by Martin Odoni

It is a small detail, but Wednesday night’s Democratic debate in Miami proved that one very important change-for-the-better has happened in the USA in recent years, in amongst all the crudeness, chaos and cruelty of a Donald Trump presidency. That little beacon of positivity is that Senator Bernie Sanders’ campaigns over the last four or five years definitely do count, have made an enormous psychological difference, and have been completely worth every ounce of energy invested in them.

The issues Sanders spoke of during the 2016 Democratic Primaries were largely sneered at and dismissed by most in the US media, and by the Democratic National Committee – similar to how Jeremy Corbyn has been treated by media and Labour Right over here in the UK. But Sanders (and his excellent support base, some of whom are friends of mine) have shown fantastic perseverance, both during that campaign and subsequently. By dogged refusal to be side-tracked, Sanders and his supporters have kept discussions of Climate Change, healthcare that is free-at-the-point-of-delivery, workers’ rights, corporate abuse-of-power, wealth-inequality, public education, women’s rights – especially reproductive rights – and anti-warfare (among others) firmly in the public domain ever since. The genie is out of the bottle, and not only are these topics no longer sneered at, other Democratic candidates are now stepping up to the plate to speak about them, and even daring to propose the odd (relatively) radical solution, from time to time, as demonstrated during the debate by Elizabeth Warren.

Thus, Wednesday demonstrated that the window on real left-of-centre politics, which had been closed in the USA for about 35 years by the time Sanders emerged to challenge Hillary ‘Dollary’ Clinton for the 2016 Democratic Party nomination, is wide open again. With a prolonged and tireless four-year heave, Sanders forced it open, and he has made sure that the media and the corporate elites will not be free just to force it shut once more. These topics simply have to be tackled, regularly and with the fullest of candour, and without any more cheap attempts to distract from them. Way too many lives depend on finding real and lasting solutions to these crises, especially Climate Change, healthcare, and wealth inequality. Instead of looking for ways to get everyone to ‘ignore the problems away’, as has been the habit of the last four decades, there is now a real pressure for them to be properly addressed.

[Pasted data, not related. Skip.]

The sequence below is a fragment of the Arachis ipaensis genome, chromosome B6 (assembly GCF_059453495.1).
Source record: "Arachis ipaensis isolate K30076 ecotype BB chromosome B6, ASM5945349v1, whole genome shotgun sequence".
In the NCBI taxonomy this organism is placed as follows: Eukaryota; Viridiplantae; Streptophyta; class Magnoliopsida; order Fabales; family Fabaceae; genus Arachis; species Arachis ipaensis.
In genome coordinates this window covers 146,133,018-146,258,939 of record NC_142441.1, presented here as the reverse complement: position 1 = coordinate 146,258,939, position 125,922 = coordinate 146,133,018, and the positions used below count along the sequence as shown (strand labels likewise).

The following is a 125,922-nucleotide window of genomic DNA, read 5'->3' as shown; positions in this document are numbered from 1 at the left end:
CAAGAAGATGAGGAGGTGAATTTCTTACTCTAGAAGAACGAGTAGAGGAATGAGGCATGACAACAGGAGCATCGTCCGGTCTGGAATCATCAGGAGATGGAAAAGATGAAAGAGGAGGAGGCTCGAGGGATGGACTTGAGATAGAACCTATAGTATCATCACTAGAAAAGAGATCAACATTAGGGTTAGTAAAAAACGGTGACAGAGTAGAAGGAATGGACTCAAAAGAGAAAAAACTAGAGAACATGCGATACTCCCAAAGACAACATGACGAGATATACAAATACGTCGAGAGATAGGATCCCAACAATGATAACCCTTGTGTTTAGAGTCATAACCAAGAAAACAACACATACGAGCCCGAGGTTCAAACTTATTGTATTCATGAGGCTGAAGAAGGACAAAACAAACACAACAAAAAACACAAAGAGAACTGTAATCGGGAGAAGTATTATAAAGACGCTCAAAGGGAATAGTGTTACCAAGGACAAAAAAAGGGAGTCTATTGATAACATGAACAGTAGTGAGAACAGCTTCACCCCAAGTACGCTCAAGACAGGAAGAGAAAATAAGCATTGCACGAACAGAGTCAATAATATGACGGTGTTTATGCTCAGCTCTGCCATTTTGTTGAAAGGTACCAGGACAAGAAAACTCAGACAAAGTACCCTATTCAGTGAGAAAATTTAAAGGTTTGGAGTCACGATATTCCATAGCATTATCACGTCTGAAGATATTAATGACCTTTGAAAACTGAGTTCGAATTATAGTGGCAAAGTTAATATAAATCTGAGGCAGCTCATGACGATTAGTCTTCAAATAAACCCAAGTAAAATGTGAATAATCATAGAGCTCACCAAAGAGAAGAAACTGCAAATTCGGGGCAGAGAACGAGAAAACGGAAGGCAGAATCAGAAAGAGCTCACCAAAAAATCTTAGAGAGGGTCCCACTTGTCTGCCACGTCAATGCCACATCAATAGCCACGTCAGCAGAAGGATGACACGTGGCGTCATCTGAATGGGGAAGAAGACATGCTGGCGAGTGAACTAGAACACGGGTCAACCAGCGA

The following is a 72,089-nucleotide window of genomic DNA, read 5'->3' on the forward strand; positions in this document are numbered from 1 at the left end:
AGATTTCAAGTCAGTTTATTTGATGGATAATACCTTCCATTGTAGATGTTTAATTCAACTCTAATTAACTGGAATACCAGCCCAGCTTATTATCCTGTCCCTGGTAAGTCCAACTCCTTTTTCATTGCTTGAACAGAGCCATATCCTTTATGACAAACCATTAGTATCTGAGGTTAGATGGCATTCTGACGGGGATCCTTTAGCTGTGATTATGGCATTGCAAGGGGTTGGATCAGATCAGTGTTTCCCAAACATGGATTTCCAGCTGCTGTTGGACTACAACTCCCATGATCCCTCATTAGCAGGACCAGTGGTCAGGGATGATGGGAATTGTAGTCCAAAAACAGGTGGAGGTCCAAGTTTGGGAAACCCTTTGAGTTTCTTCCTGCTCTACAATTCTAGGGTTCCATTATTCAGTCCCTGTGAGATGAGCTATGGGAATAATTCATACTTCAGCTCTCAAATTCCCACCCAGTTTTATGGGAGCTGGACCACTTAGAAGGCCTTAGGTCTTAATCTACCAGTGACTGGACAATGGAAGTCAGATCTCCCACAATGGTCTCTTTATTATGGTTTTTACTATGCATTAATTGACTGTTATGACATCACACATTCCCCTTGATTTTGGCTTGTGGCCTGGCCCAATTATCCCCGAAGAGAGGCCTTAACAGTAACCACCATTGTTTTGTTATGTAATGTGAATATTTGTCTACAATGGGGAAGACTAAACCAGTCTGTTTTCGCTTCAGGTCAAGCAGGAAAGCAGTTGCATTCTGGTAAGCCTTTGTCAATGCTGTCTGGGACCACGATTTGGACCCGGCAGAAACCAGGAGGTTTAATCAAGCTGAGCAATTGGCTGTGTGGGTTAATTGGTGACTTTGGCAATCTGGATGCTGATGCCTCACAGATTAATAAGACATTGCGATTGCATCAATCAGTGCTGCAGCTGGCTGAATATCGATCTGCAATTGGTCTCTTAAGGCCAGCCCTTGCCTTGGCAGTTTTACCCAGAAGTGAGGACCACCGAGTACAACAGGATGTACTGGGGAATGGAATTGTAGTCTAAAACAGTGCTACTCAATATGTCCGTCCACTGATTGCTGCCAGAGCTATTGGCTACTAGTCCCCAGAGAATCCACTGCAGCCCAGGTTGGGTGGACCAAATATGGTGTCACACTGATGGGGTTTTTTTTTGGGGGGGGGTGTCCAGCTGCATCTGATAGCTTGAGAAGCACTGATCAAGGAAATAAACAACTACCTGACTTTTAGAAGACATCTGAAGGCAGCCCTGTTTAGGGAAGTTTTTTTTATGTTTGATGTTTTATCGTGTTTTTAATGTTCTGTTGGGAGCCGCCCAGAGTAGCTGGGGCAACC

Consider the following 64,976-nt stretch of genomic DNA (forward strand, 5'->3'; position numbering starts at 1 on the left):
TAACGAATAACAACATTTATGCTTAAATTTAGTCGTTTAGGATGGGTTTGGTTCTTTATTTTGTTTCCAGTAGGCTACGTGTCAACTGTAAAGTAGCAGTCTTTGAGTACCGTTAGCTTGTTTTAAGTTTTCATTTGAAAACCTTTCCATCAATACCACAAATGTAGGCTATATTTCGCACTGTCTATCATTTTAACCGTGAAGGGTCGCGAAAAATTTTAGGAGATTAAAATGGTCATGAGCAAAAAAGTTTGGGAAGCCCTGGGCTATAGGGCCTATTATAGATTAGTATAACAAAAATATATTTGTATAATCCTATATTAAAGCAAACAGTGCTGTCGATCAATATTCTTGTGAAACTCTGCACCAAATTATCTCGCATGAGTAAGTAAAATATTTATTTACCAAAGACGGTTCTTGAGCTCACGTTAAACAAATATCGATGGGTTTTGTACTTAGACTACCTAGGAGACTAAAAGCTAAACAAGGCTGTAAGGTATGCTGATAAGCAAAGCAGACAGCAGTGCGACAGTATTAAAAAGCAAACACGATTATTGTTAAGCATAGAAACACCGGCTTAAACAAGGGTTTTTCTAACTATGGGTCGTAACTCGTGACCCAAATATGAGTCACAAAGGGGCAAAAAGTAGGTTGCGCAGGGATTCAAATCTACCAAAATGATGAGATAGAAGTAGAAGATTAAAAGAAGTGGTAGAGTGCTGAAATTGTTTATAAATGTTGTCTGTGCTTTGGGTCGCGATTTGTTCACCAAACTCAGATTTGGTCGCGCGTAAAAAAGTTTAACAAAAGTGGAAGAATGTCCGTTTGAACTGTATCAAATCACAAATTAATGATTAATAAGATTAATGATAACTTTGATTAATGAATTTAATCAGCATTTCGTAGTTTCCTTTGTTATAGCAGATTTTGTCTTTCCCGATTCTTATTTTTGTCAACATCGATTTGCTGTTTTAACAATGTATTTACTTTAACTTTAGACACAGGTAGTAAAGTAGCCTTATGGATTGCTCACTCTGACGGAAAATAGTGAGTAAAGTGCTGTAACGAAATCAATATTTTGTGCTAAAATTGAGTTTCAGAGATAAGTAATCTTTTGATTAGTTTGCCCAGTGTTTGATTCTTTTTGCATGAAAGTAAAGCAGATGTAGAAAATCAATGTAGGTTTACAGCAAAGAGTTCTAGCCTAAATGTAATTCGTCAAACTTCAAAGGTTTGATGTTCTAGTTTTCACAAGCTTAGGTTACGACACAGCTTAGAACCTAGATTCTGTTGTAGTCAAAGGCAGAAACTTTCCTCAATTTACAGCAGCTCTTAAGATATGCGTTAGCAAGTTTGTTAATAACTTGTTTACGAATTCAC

Now, some Democrats are daring to show ambition and no little backbone to speak openly about and pursue what they really believe in. That is Bernie Sanders’ legacy to the USA, and even if it is not as glamorous as, say, Barack Obama’s accession as the first Black President, it is at least as important. Sanders widened the Overton Window to allow in progressive ideas that have been kept silent for a long time, and which the aforementioned Obama would have been reluctant to consider. While Sanders claims to be a democratic socialist, he is in truth merely a social democrat. But as he forces old-style social democracy back into the world of the ‘thinkable’, he has opened the way for other, more radical forms of progressivism to take the American stage.

Even if Sanders never makes it to the White House, and my suspicion is that the DNC, by hook or by crook, will stop him again, his work over the last five years has still been worth every minute. This is because he accomplished something that had frequently looked impossible since Ronald Reagan’s time; Sanders managed to broaden the terms of public debate in a leftwards direction, instead of, as had happened persistently since the early-1980s, towards the ever-more-extreme right. Successfully pushing back against that tide is a supreme accomplishment in itself in an era that has become so right wing that even a television network like CNN is somehow viewed as a ‘progressive’ media outlet.

The accomplishment is more psychological than physical, perhaps, and it remains entirely possible that it will not lead to more progressive policies actually being implemented in the long run. It also may not hold the glory or pageantry of a Presidential Inauguration ceremony for Bernie Sanders. But the political conversation in the USA, normally marked by childish hysteria among Republicans, and cowardly blandness among Democrats, has been much-enrichened by Sanders’ rise to prominence. He has given a voice to those who most need one and who usually lack one, and has given the unreality of US politics a long-overdue anchoring in ordinary wisdom.

Four years of that are as great a gift as any number of years in residence at the White House, and are a tribute worthy of the best of politicians.

And it is quite a reassurance to be reminded that the best of politicians do occasionally exist.